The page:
Departamento de Biología de Plantas, Centro de Investigaciones Biológicas, CSIC, Campus de la Ciudad Universitaria, Av. Ramiro de Maeztu 9, 28040 Madrid, Spain
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Accepted 20 March 2006.
Recombination is a frequent phenomenon in RNA viruses whose net result is largely influenced by selective pressures. RNA silencing in plants acts as a defense mechanism against viruses and can be used to engineer virus resistance. Here, we have investigated the influence of RNA silencing as a selective pressure to favor recombinants of PVX-HCT, a chimeric Potato virus X (PVX) vector carrying the helper-component proteinase (HC-Pro) gene from Plum pox virus (PPV). All the plants from two lines expressing a silenced HC-Pro transgene were completely resistant to PPV. However a significant proportion became infected with PVX-HCT. Analysis of viral RNAs accumulating in silenced plants revealed that PVX-HCT escaped silencing-based resistance by removal of the HC-Pro sequences that represented preferential targets for transgene-promoted silencing. The virus vector also tended to lose the HC-Pro insert when infecting transgenic plants containing a nonsilenced HC-Pro transgene or wild-type (wt) Nicotiana benthamiana plants. Nevertheless, loss of HC-Pro sequences was faster in nonsilenced transgenic plants than in wt plants, suggesting the transgene plays a role in promoting a higher selective pressure in favor of recombinant virus versions. These results indicate that the outcome of recombination processes depends on the strength of selection pressures applied to the virus.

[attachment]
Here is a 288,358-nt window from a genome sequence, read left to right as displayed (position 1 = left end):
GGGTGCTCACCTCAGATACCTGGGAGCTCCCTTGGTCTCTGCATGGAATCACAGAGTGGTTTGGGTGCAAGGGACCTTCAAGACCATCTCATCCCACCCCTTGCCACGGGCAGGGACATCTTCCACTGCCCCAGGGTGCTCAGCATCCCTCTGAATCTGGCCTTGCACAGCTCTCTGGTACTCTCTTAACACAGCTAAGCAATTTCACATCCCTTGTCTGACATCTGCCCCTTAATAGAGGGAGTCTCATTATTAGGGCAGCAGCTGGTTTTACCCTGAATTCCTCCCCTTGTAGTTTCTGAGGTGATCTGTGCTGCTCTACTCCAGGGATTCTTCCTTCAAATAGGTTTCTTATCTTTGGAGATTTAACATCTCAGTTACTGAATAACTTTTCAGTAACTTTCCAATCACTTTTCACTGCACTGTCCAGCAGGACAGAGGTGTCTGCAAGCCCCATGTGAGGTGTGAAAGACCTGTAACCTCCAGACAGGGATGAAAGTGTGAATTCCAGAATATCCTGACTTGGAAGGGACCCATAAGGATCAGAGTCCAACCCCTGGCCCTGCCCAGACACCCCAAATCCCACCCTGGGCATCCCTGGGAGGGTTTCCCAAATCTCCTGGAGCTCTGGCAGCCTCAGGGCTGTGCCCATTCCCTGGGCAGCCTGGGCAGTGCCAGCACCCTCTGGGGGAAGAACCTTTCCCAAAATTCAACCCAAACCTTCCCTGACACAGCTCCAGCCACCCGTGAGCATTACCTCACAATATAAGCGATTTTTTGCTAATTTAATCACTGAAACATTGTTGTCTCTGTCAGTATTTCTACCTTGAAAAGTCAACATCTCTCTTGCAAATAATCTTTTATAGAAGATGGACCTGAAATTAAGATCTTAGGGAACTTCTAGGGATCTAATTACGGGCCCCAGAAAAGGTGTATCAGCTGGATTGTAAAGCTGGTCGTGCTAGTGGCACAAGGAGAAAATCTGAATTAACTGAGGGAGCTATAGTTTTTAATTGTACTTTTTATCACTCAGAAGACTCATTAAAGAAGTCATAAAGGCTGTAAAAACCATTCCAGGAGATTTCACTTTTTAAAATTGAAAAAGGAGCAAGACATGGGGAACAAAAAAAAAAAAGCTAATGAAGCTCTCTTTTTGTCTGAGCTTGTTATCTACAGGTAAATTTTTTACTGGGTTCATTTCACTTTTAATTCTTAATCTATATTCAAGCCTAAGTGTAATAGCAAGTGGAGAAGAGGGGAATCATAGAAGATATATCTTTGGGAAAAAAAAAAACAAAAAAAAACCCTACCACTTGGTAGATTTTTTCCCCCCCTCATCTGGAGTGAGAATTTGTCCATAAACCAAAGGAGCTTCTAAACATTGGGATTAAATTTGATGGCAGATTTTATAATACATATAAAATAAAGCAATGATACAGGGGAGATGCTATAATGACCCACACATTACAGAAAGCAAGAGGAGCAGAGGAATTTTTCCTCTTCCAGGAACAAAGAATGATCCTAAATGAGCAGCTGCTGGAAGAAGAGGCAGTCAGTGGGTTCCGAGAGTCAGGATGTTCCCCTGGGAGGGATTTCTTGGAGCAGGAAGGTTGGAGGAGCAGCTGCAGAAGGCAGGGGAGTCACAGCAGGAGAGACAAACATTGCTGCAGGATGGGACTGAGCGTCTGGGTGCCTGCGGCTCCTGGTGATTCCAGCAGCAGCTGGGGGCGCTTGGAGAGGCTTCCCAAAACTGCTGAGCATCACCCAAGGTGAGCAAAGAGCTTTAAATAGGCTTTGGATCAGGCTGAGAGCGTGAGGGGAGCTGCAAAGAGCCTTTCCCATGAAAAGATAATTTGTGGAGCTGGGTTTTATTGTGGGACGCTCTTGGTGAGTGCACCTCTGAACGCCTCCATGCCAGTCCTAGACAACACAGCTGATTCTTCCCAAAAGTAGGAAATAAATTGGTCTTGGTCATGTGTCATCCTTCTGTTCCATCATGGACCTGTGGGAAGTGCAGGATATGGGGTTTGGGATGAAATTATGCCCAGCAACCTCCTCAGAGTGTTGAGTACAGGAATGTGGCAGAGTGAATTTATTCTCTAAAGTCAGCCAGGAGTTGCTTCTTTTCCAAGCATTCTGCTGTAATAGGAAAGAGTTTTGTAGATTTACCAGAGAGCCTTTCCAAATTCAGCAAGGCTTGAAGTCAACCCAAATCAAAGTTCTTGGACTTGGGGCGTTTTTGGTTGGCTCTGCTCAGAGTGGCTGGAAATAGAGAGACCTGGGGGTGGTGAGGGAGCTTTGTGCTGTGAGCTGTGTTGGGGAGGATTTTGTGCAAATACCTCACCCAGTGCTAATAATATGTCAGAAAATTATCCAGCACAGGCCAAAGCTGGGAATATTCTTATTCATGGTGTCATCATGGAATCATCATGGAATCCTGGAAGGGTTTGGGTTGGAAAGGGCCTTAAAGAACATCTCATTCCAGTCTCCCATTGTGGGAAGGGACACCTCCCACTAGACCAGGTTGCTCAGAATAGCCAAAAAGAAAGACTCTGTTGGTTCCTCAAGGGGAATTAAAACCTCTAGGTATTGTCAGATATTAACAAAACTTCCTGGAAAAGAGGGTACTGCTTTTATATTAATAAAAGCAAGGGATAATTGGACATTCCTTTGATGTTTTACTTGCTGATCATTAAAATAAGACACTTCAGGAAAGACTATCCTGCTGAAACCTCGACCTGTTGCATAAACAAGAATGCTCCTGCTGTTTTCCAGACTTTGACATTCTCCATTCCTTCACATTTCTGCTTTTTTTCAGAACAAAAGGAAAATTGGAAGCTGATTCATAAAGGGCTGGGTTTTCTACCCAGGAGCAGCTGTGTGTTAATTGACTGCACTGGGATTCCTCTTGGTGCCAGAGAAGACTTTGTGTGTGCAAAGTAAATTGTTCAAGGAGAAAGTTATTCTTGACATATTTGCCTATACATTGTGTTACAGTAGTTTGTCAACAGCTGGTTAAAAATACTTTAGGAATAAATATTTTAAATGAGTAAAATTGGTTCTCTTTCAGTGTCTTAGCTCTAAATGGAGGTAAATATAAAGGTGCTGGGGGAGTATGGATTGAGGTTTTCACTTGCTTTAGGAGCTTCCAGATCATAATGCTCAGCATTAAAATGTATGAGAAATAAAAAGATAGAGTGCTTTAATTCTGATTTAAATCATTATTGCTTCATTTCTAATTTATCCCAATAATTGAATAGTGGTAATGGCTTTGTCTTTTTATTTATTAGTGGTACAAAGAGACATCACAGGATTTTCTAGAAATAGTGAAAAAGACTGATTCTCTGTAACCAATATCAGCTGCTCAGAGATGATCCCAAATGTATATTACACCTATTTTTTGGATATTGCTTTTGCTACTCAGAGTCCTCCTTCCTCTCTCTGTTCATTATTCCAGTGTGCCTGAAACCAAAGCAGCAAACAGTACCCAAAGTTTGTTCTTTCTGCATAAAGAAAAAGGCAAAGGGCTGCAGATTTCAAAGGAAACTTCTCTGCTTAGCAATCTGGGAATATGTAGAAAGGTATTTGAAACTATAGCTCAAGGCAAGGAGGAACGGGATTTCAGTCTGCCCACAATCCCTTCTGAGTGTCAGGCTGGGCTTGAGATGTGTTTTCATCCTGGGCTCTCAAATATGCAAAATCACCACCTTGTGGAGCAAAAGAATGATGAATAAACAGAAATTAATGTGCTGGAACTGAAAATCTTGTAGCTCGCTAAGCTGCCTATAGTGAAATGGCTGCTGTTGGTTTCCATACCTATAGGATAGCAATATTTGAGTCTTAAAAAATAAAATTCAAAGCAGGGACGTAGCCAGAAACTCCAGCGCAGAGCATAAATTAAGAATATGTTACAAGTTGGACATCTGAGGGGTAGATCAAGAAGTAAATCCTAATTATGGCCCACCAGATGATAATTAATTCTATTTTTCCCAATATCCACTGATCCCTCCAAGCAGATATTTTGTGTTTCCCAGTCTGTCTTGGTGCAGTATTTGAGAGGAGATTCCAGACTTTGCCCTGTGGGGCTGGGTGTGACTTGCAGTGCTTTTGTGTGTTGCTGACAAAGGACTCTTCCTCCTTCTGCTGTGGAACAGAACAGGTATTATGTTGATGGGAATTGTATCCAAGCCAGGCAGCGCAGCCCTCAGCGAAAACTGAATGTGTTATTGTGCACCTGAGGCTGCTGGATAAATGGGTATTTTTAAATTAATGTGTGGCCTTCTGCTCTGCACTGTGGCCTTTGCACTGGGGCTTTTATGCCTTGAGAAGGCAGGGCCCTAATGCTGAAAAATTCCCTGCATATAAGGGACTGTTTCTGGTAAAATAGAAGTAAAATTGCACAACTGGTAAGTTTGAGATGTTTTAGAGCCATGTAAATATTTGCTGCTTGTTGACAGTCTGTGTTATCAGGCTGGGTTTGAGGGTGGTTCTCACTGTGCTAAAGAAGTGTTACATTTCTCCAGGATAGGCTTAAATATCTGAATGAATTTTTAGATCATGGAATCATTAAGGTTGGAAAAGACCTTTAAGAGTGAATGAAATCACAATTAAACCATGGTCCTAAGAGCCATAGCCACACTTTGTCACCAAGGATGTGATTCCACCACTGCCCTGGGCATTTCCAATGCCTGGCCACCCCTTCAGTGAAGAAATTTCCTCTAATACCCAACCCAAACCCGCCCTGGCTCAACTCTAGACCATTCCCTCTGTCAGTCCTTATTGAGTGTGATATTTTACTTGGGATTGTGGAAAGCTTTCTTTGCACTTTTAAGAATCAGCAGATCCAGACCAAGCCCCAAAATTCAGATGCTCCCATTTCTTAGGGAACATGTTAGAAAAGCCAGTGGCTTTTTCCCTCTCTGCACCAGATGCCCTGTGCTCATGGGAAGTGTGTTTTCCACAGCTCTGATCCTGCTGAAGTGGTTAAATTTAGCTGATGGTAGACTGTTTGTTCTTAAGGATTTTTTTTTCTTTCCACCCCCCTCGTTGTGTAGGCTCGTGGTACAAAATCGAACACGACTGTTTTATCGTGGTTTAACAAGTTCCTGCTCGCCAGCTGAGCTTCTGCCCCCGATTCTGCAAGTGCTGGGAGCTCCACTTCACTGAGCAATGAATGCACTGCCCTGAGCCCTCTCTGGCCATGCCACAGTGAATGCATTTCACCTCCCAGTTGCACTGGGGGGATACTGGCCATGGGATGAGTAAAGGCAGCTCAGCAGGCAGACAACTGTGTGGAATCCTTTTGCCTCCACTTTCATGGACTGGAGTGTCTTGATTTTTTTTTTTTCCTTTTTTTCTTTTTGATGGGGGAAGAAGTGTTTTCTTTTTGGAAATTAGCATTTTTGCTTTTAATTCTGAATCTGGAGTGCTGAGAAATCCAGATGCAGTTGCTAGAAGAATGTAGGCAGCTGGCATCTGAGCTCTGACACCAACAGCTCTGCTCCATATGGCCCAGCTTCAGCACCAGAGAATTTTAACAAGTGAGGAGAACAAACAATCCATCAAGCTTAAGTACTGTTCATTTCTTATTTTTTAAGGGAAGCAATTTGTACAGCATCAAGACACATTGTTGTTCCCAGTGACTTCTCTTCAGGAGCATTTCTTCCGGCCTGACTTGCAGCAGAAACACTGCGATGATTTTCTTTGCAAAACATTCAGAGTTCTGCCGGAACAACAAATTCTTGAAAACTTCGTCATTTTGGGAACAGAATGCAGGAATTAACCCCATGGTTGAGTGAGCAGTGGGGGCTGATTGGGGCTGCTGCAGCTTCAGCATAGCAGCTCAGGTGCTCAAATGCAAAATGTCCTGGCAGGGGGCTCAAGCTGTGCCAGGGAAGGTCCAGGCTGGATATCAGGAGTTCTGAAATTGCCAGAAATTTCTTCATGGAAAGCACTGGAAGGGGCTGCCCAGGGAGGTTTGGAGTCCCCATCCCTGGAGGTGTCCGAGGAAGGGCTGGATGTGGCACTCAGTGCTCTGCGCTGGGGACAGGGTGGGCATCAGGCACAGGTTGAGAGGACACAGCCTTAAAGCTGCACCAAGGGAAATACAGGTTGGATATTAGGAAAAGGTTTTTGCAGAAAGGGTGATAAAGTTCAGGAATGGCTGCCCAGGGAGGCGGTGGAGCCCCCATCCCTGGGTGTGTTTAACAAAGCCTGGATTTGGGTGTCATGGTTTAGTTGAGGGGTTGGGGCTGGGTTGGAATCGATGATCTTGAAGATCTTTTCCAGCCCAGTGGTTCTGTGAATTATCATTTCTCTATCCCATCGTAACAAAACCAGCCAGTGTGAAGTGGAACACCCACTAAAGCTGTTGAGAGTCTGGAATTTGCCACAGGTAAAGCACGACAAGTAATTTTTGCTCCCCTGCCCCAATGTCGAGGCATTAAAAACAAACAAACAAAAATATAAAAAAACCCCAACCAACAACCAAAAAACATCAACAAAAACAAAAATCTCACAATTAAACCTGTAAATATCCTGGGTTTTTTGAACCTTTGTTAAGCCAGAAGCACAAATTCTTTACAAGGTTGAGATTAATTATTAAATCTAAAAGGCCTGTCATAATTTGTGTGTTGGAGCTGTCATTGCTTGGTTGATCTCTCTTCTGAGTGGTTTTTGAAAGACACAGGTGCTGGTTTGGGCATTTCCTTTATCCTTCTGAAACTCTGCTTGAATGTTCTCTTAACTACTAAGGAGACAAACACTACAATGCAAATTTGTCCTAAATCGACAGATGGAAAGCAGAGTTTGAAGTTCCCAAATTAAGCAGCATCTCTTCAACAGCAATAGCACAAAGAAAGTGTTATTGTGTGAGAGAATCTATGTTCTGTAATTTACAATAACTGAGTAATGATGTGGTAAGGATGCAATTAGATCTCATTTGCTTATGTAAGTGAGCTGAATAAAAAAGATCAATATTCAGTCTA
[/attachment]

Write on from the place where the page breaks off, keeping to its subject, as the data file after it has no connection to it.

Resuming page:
HC-Pro transgenic plants
© 2006 The American Phytopathological Society